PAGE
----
There were two distinct approaches to theintervention.
The school: Keep him back in Grade 1 foranother year
The parents: Put him forward and help usbuild the skills he needs
Diametrically opposed points of view.Neither party vaguely resembled the bamboo of Eastern philosophy. Two hours oftalking in circles later we got nowhere. 
I think we all need to bend a bit. Ihate confrontation, so in sitting there in the headmistress’s office my anxietygets the better of me. Sitting in his classroom, my son’s anxiety gets thebetter of him.
The thing is that what one person findstotally stress free can move another to tears. Supermarkets are not stressfulfor most people. For me, supermarkets are a full on nervous breakdown and endwith me sobbing in the frozen food aisle. The lovely sunny library at school isa wonderful place for most of the boys, but is a place of terror for my son.His anxiety levels are hindering him from learning.
Perhaps it is time to make a list. Listsare good.
Stayingback in Grade 1
·        More time to solidify his skills base
·        More time to mature emotionally and developmentally
·        Less stress with learning as he will have already done it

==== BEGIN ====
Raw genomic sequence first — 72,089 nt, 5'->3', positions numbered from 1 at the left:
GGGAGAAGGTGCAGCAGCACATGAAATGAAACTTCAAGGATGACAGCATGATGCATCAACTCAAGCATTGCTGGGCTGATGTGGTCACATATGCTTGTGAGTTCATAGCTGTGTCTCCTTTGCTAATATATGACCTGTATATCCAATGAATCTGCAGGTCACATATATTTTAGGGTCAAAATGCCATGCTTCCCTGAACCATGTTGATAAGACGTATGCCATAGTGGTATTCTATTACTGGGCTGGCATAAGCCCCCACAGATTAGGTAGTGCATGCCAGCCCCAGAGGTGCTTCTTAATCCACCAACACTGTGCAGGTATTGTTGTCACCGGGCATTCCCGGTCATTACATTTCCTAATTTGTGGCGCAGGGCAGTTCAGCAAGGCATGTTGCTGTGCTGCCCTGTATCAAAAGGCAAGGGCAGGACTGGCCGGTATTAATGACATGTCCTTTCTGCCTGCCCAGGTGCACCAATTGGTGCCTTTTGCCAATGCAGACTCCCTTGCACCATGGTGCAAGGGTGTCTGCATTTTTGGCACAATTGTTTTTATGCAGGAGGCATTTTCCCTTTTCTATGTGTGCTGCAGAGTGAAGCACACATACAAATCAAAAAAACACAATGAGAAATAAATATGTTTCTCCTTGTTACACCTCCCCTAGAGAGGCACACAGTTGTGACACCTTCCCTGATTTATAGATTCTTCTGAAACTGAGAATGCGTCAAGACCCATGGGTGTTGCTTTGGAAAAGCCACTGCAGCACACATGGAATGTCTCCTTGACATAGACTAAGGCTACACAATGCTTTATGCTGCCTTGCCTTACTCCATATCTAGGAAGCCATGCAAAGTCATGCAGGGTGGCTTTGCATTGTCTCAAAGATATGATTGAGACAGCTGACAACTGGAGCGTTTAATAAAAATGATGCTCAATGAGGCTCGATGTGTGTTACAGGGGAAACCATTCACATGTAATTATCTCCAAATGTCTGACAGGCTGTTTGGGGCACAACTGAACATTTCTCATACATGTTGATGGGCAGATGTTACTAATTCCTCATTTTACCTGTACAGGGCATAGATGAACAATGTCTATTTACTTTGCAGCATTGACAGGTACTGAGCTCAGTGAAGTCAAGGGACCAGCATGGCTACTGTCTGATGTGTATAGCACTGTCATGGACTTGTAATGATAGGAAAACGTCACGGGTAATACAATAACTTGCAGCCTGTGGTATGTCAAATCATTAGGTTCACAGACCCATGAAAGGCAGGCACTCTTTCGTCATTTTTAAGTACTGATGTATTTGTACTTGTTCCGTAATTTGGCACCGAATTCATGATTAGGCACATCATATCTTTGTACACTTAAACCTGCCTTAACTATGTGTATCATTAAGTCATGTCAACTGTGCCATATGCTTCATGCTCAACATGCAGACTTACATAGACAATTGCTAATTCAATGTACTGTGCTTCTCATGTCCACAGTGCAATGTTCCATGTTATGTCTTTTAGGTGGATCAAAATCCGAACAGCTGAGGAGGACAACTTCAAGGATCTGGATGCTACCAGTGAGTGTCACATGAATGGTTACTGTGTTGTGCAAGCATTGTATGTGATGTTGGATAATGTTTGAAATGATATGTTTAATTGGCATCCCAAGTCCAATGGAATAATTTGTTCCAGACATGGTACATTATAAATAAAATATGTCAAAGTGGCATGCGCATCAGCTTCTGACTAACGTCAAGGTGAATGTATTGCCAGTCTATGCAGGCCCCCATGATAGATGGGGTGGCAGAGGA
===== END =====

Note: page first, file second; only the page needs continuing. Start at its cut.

·        An environment he is already comfortable in
·        An easy solution
·        When the “switch” flicks he’ll get bored
·        Anxiety based on having his peers advance while he stays back
·        Future stigma attached to “failing”
·        Doing the same thing over and over is the definition of insanity
·        Should perhaps do this at a new school and the logistical implications at year end mean it is nigh impossible to find him a new school
Goingto Grade 2
·        Remains with his social peer group
·        A new teacher and new environment may break his behaviour cycle
·        New skills might excite him
·        The “switch” flicking will motivate him to achieve
·        His lack of basic skills makes the gap widen more and more between him and his peers
·        His confidence fails more as he fails to achieve raising his anxiety levels more
I am sure there are others, but these arethe basics.
What about the one thing we are allmissing. My son. What does he want to do? He wants everyone around him to behappy to his own detriment. He’ll give me whatever answer he thinks I want tohear. The school psychologist is now going to take two play therapy sessionswith him to find out where his head is at.
If he wants to go up a grade I’ll moveheaven and earth to help him.
If he wants to stay back and re-enforce hisskills, I’ll move heaven and earth to help him
I’m making a decision here that will impactthe rest of his life.